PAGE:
• May 4, 2006
So, you've been stuck with the same 1996 Chevy for the last ten years, and it's finally time to donate your car to charity and move up to something more modern. You're considering buying a hybrid car, but which one? Hybrid technology has been exploited by some bandwagon car manufacturers, and therefore, not all hybrids are the same. Some hybrids have great gas mileage, while others barely do any better than their gasoline-only counterparts. How do you know what's what?
Before you head out for a test drive, do your research on edmunds.com or autobytel.com, and look at the different hybrid cars available. Pay attention to the type of engine each hybrid has. You'll notice that some cars seemlessly blend electric and gasoline power, while others us the electric motor for very little. Of course, the more your car uses the electric motor, the less it's using gasoline, so look for:
  • Full Hybrids -- Full hybrid cars are capable, if your driving style and conditions are right, of running solely on the battery. They typically have a gas engine, an electric motor run by a battery that charges itself when you brake, and some sort of computer that tells the car where to get power from under what type of driving conditions. The Toyota Prius and Highlander, Ford Escape, Lexus RX 400h, Mercury Mariner, and restyles Honda Civic hybrids all utilize this technology.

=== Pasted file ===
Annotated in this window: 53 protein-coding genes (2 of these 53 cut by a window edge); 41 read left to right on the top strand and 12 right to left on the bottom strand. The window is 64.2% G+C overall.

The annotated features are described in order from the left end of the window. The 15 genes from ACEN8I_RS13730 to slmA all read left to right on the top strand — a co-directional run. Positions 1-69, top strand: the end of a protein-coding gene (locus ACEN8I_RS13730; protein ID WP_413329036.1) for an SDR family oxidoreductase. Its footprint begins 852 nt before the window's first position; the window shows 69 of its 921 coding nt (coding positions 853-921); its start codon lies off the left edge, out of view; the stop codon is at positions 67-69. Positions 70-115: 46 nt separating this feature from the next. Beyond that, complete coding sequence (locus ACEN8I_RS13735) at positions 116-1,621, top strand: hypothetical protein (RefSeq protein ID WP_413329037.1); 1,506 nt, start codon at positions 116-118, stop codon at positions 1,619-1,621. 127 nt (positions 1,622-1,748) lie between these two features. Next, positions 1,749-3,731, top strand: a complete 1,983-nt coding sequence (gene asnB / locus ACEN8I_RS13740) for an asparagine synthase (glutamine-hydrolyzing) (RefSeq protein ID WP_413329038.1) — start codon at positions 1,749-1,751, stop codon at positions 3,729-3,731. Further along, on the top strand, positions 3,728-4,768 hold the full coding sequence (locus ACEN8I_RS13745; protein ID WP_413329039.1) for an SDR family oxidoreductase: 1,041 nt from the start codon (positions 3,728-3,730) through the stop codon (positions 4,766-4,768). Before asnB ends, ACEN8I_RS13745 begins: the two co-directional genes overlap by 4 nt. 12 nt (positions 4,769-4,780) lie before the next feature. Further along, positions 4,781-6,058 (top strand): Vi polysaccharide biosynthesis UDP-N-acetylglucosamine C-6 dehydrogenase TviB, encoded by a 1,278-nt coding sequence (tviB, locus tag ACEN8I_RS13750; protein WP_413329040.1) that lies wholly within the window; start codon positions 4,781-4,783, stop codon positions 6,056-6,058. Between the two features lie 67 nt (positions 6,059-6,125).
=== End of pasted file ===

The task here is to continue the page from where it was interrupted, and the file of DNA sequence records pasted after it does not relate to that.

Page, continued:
• Assist Hybrids -- Assist hybrids can't run on electric power alone; they use the electric motor as a way to increase torque from the gasoline engine. Assist hybrids have smaller battery packs than full hybrids, and they are able to have smaller gasoline engines without sacrificing power. The Honda Insight and the first-generation Honda Civic Hybrid are example of assist hybrids.
Other hybrid vehicles don't use the electric motor to assist the gasoline engine at all. These "mild hybrids," such as the Chevrolet Silverado Hybrid, have a glorified starter that allows the car or truck to turn itself off at stoplights without the radio or air conditioning turning off. You will see a slight fuel economy improvement with a mild hybrid, but nothing like what you'd get with a full hybrid or assist hybrid. [Source: Hybrid Cars at About.com, Wikipedia]


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